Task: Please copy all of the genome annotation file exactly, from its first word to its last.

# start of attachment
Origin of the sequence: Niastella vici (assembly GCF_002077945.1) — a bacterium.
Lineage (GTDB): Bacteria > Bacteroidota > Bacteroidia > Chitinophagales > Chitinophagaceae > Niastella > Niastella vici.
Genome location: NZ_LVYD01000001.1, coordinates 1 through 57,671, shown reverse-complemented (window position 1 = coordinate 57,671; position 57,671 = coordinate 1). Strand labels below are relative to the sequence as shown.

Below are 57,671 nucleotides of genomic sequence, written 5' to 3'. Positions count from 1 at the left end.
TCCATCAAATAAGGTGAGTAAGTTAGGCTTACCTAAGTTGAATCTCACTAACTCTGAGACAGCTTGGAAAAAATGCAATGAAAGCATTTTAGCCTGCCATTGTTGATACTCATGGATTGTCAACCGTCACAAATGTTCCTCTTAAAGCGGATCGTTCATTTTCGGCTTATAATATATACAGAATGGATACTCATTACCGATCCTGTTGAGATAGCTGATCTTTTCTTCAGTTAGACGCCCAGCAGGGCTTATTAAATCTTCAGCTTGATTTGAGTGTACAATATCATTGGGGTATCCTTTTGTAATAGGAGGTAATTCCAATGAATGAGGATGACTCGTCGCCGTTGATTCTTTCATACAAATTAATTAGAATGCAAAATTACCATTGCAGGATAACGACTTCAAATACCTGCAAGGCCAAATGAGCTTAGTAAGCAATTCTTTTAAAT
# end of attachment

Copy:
Origin of the sequence: Niastella vici (assembly GCF_002077945.1) — a bacterium.
Lineage (GTDB): Bacteria > Bacteroidota > Bacteroidia > Chitinophagales > Chitinophagaceae > Niastella > Niastella vici.
Genome location: NZ_LVYD01000001.1, coordinates 1 through 57,671, shown reverse-complemented (window position 1 = coordinate 57,671; position 57,671 = coordinate 1). Strand labels below are relative to the sequence as shown.

Below are 57,671 nucleotides of genomic sequence, written 5' to 3'. Positions count from 1 at the left end.
TCCATCAAATAAGGTGAGTAAGTTAGGCTTACCTAAGTTGAATCTCACTAACTCTGAGACAGCTTGGAAAAAATGCAATGAAAGCATTTTAGCCTGCCATTGTTGATACTCATGGATTGTCAACCGTCACAAATGTTCCTCTTAAAGCGGATCGTTCATTTTCGGCTTATAATATATACAGAATGGATACTCATTACCGATCCTGTTGAGATAGCTGATCTTTTCTTCAGTTAGACGCCCAGCAGGGCTTATTAAATCTTCAGCTTGATTTGAGTGTACAATATCATTGGGGTATCCTTTTGTAATAGGAGGTAATTCCAATGAATGAGGATGACTCGTCGCCGTTGATTCTTTCATACAAATTAATTAGAATGCAAAATTACCATTGCAGGATAACGACTTCAAATACCTGCAAGGCCAAATGAGCTTAGTAAGCAATTCTTTTAAAT